“It’s exactly what we expected,” said Vegas defenseman Shea Theodore, who scored his first goal of the playoffs and ended a 27-game drought dating to March 7. “That’s how they wanted to play. We were just trying not to play into it.”

    That stuff is just beginning. Game 2 is Monday in Las Vegas.

    Before the Panthers even get a chance to respond, they ratcheted up the physical play late after falling behind by two. A handful of penalties resulting from a fracas with 4:24 remaining left the Florida bench well short.

    The outcome was determined long before that.

    After falling behind on a short-handed goal by Eric Staal that sucked the life out of the crowd of 18,432, the Golden Knights rallied for their ninth comeback win this playoffs. Marchessault – known since arriving in Las Vegas for scoring big goals – answered before the end of the first period.

    Early in the second, Hill made a desperation stick save to rob Nick Cousins of what would have been a sure goal. The save was reminiscent of the one Washington’s Braden Holtby made against Vegas – in the same crease – five years ago.

    “That’s an unreal save – it’s a game-changer,” coach Bruce Cassidy said. “You need those saves at key moments.”

    Giving up a tying goal to Anthony Duclair with 10.2 seconds left in the second did not slow the Golden Knights’ momentum much. Whitecloud’s goal, with two-time Vezina Trophy-winning goaltender Sergei Bobrovsky screened and unable to see, fired up fans once again.

    Bobrovsky, in the final for the first time, downplayed any reason for concern after stopping 29 of 34 shots and losing for just the second time in 12 games this postseason.

    “I played a good game,” Bobrovsky said. “I played a solid game. They created some good chances other than goals. They had lots of good scoring chances, and that was fun.”

    Part of the fun came when play was stopped.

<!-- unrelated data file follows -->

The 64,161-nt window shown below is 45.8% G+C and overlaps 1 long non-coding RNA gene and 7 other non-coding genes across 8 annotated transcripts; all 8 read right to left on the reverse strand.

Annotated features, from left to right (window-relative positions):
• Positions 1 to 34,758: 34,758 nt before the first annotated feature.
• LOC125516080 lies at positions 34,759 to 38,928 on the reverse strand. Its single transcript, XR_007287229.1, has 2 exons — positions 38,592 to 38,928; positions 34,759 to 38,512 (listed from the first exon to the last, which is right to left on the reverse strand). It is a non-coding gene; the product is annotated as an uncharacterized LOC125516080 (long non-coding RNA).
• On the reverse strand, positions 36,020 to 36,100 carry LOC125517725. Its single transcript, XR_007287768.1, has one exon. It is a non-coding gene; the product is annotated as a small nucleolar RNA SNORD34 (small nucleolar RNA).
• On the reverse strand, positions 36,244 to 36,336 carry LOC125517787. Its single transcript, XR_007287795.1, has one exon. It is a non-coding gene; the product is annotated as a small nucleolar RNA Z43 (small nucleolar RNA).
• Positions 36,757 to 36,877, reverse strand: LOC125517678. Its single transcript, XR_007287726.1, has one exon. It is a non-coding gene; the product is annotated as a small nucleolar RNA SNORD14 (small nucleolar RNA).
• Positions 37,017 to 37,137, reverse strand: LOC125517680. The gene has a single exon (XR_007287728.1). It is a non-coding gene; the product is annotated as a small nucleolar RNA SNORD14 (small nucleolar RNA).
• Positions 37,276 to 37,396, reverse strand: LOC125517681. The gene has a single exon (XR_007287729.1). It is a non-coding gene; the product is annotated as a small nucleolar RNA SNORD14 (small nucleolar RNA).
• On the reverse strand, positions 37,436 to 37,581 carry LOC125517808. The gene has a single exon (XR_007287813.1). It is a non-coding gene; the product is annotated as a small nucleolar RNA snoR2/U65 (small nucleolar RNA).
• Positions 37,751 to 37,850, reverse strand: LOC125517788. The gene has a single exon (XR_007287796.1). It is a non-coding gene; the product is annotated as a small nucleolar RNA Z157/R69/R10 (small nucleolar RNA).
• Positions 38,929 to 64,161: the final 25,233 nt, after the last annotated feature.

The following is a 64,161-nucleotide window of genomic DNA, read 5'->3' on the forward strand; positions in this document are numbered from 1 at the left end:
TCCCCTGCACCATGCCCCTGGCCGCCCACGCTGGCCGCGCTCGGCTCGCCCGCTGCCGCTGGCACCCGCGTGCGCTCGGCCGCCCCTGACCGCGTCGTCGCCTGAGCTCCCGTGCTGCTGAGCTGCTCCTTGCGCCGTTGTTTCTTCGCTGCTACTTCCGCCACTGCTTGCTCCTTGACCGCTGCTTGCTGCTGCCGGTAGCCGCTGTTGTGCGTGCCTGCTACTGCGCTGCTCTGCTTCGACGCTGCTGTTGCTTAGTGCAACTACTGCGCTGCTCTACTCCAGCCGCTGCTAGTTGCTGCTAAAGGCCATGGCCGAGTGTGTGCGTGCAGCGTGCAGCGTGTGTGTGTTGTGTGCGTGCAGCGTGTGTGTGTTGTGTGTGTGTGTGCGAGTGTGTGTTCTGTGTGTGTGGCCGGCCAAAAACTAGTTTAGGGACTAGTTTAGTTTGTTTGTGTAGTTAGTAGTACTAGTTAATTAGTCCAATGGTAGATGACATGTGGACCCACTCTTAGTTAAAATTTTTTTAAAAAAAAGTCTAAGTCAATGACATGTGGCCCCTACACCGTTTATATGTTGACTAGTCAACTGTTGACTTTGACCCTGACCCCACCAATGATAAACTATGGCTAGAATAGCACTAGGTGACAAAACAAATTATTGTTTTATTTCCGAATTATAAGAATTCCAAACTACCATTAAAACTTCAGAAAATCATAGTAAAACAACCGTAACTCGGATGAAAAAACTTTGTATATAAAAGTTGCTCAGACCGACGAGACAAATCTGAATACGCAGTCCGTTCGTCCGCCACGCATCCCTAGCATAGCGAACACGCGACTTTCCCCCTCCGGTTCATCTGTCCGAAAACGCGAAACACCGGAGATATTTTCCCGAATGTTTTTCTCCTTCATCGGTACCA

Less than 10 minutes in, Hill was none too happy about Nick Cousins crashing into his crease and gave the agitating Panthers winger a jab that incited a handful of scrums. During the second period, Matthew Tkachuk let Vegas’ Nic Hague know he wasn’t thrilled about a hit in the corner on Cousins and a collision with Brandon Montour after the whistle.

    “If guys are going to come in my crease and try to push me around, I’m going to stand my own ground,” Hill said. “I’m not going to do anything too crazy or get too wild, but, yeah, I’ve got to stand up for myself.”

    Florida coach Paul Maurice, back in the final for the first time since 2001, displayed a similarly calm demeanor as he did all the way back in the first round, when his team fell behind 1-0 then 3-1 to NHL-best Boston before winning in seven.

    “It’s going to be tight,” Maurice said. “Everybody breathe.”

    The Golden Knights are in the final for the second time in six years of existence, five years after making it in their inaugural season. Vegas won the opener in 2018 and lost the series to Washington in five games.

    The Panthers are back playing for the Cup for the first time since 1996. Florida got swept by Colorado in that final 27 years ago, 18 months before Tkachuk, the team’s leading scorer this playoffs, was born.

    It’s the 66th different matchup of teams in the Cup final in NHL history and the 46th since the expansion era began in 1967-68. This is the first time since Washington-Vegas and just the third time since the turn of the century in which the final features two teams who have never won the league’s championship.